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The Master of Time

Yesterday I did something I haven’t done in years—or rather I didn’t do something.  I didn’t put on my watch. I have worn a watch for over 40 years.  Once I am dressed in the morning, the next thing I do is put on my watch, every single day.  A watch is my guide for the day.  In my head I know where I need to be and where I need to go.  My watch is the reminder when I need to do those things.  In a sense the watch/time has been my master.  And today I chose not to put it on.  Not putting on my watch is an acknowledgement that time is different now.


Yesterday we also took our last trip of “unnecessary travel.”  I knew that we shouldn’t do it, but we did.  It was Sunday. Our day was not framed by church duties in the ways our Sundays have been framed for over 30 years of ministry. It was a beautiful day so we went to a place that was reputed to have few tourists.  (We wanted to keep true to the social distancing principle at least.)  


This simple drive, sitting in the sunshine, discovering something about Wales, was in itself an acknowledgement that, like taking off my watch, our time is different now.  We wouldn’t have done that on another Sunday.  We would have either been too tired or had some other event planned.  Time is different now.  


I don’t know how our days will evolve over the next 12 weeks.  I don’t know exactly how I will fill my time now.  I’m sure there will be phone calls, Skype meetings, texts.  There will be some work—preparing things to be shared online, but there will be no evening meetings, no rushing from event to event, always feeling I am behind. After we develop a pattern of how to respond to this pandemic, time will be used differently.


Taking off my watch is a sign that I am moving into this new way of being. I do find this uncomfortable and, to be honest, a bit frightening. I have spoken to others who feel the same. This isn’t a sabbatical filled with exciting opportunities, but it is a space in which time can be a friend rather than a master.  Instead of rushing about, and worrying that I haven’t completed the tasks that indicate I am of value, I have time, to connect, though virtually, to listen, to think, to imagine.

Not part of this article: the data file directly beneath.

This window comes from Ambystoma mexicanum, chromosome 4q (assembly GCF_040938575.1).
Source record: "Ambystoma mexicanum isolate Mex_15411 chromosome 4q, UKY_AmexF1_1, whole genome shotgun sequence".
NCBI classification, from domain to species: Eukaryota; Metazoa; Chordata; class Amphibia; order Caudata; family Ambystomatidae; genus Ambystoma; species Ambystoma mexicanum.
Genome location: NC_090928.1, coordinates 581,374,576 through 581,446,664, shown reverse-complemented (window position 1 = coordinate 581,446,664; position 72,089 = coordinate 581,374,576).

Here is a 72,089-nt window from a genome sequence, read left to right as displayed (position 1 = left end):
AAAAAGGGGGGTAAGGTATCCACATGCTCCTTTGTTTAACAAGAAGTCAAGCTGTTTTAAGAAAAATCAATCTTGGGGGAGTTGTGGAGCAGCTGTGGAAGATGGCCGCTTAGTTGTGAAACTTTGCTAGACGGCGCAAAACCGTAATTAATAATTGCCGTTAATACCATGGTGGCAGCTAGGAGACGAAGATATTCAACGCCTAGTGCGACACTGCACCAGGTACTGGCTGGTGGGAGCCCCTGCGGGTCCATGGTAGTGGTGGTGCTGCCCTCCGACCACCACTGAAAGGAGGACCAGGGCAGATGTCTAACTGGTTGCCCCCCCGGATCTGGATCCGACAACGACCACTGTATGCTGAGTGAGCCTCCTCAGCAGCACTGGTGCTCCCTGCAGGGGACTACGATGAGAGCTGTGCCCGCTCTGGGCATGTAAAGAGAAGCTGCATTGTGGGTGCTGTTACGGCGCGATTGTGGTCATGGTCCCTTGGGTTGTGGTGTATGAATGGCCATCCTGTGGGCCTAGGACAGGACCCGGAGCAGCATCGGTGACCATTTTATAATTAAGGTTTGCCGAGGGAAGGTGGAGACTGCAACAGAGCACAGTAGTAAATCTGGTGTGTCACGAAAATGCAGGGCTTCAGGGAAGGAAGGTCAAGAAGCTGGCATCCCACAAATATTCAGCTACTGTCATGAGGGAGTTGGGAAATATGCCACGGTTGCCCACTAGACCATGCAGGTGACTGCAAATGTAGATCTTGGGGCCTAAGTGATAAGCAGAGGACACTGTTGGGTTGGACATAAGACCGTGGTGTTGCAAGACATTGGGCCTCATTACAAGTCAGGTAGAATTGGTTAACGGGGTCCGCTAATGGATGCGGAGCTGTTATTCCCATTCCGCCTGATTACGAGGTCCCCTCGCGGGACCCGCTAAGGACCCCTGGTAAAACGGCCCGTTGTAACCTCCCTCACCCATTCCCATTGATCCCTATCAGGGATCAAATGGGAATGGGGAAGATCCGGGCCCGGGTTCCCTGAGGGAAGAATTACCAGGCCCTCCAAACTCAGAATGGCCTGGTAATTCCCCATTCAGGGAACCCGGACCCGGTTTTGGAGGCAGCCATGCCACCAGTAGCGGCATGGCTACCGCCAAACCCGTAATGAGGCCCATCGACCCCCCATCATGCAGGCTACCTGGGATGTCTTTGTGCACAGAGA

In the coming days, I am sure I will sometimes wonder what to do with myself though there are plenty of books here that haven’t been read and a garden that could use attention.  I will ask myself whether I am using my time in the best way possible.  I greatest hope, however, is that time, this new way of being in this time, will end up being a friend.


Time is different now, but even as we move into this phase, God is still present.  At the end of this period, I hope I can look back and see how God has been my master.  I also hope I can see God with me/us in new ways.


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Carolyn Marshall Wright on :

"Time as a friend, not a master" -- love that! But I am still wearing my watch. I like the structure it helps give my days.

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